Keeping the Waters at Bay
There's no shortage of ideas on how to protect the Crescent City. But ideas are the easy part
NEW ORLEANS--Standing on a bridge he helped build, U.S. Army Corps of Engineers project manager Jack Fredine surveys the mouth of New Orleans's 17th Street Canal. A year ago, this was a spot nobody paid a lick of attention to. Now, thanks to Hurricane Katrina and the catastrophic failure of the canal's levee, it's infamous. Just downstream, to the north, lies the broad expanse of Lake Pontchartrain, from which a 12-foot wall of water surged into the canal on the morning of August 29. To the south, the drainage canal's pumping station is just barely visible. In between, along the canal's eastern bank, lies what little remains of the Lakeview neighborhood--block after block of shattered homes and shattered dreams. "The water hit the end of the canal, and it didn't have anywhere to go but out there," says Fredine, pointing to the rupture point, just a hundred yards or so upstream from the bridge. The breach has been dammed off with large metal sheet pilings and shored up with rock and gravel. A pump shoots seepage back into the canal in a high muddy arc.
What's most striking, however, is just how little has changed. With the clock ticking down toward this year's hurricane season--it starts on June 1--residents of New Orleans can be forgiven for wondering if their city's battered defenses will be ready should another killer storm hit. "I think it's going very well given where we started," says Walter Baumy, deputy director of Task Force Guardian, the Army Corps's $770 million program to repair levees, floodwalls, and other damaged pieces of the region's flood-protection system. Almost all the contracts--56 of 59, to be exact--have been awarded, Baumy notes, and the pace of the work is picking up. "We expect it to be pretty much 24 hours a day,"Baumy says, acknowledging that June is an awfully tight deadline.
Step by step. Baumy's assignment is to repair the damage caused by last year's storm--to get the system back to where it was when Katrina rumbled through. Making New Orleans safer than before, well, that's another story. The decisions there will ultimately be made by Congress and carried out by the corps--which will issue a report on the subject by June. In the meantime, however, at least four other groups are proposing solutions. They range from teams of nationally known scientists and engineers to a local committee set up by New Orleans Mayor Ray Nagin. The plans differ in detail, but there are broad areas of agreement, on issues like the need to harden levees and floodwalls, protect canals from in-rushing storm surges, and get serious about reversing a century or more of destruction of Louisiana's coastal wetlands--the marshes, swamps, and bayous that used to act as natural barriers against storm surges.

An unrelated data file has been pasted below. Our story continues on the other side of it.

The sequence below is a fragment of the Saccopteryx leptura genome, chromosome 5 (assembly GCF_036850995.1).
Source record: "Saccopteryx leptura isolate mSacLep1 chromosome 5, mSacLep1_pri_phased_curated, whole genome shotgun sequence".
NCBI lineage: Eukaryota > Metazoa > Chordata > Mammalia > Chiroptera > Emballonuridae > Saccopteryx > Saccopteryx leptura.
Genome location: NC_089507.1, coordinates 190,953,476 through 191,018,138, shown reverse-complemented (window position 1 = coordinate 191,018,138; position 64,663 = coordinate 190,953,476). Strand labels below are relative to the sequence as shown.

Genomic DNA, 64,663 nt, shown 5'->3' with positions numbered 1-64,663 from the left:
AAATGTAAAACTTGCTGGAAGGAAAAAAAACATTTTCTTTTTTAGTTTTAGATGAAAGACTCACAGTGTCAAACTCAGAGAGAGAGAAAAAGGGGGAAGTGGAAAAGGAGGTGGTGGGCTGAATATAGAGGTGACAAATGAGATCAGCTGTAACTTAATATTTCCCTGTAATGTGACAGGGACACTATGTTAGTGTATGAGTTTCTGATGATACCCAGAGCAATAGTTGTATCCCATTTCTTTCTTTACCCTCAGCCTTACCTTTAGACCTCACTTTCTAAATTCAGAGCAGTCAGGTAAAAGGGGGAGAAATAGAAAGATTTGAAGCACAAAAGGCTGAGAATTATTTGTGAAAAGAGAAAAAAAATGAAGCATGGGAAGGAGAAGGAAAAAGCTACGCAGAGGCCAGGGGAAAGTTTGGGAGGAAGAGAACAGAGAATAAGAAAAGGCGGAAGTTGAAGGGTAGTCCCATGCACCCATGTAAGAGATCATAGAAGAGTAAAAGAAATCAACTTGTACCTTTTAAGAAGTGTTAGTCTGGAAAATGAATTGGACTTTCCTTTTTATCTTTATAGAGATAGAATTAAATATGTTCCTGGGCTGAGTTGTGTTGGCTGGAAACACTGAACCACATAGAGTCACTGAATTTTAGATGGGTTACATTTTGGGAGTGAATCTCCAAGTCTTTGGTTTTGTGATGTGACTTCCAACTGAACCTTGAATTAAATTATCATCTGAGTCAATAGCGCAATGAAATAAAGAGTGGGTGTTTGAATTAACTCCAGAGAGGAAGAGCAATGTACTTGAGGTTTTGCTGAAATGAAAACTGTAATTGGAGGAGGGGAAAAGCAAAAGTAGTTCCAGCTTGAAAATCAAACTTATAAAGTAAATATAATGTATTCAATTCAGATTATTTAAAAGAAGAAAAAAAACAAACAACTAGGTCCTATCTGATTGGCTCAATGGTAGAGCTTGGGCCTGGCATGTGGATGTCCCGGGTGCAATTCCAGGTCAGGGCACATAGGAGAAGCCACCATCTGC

The first priority, says Larry Roth, deputy executive director of the American Society of Civil Engineers, is to make sure the region's earthen levees are "armored,"or paved over with concrete, asphalt, or rock along the outside. The levees are just mounds of compacted earth, some with concrete floodwalls along their crest; when floodwater from the canals flows over the top of the system, unarmored levees can be washed away. The catastrophic flooding in the Lower Ninth Ward, for example, was caused by breaches in the inner harbor navigation canal levee, which failed because waves pouring over the top of its floodwall sent water rushing down the outside to undercut the soil at its base. Armoring is simple enough in concept, and it's certainly a low-tech solution. But with 129 miles of levees in the Orleans Levee District alone, Roth says, armoring the entire region will "not be easy or inexpensive."
Experts also recommend sealing off the 17th Street Canal, as well as other canals that give in-rushing water access to the heart of vulnerable neighborhoods. The drainage canals, built a century ago to move rainwater from the city to Lake Pontchartrain, used to start at the outskirts of New Orleans. But the city has grown all the way to the lakeshore, so any levee failures along the canals are dangerous. The engineers' group supports a plan to move the pumping stations to the mouth of the 17th Street, Orleans Avenue, and London Avenue canals. Shifting the pump installations, says Roth, would enable them to keep pumping during a storm and allow them to act as surge-protection dams to keep floodwater out of the canals. "The pump-station structure itself would resist surges from the lake into the canal," he says, "and that would eliminate several miles of rather fragile floodwall and levees from exposure to storm surge."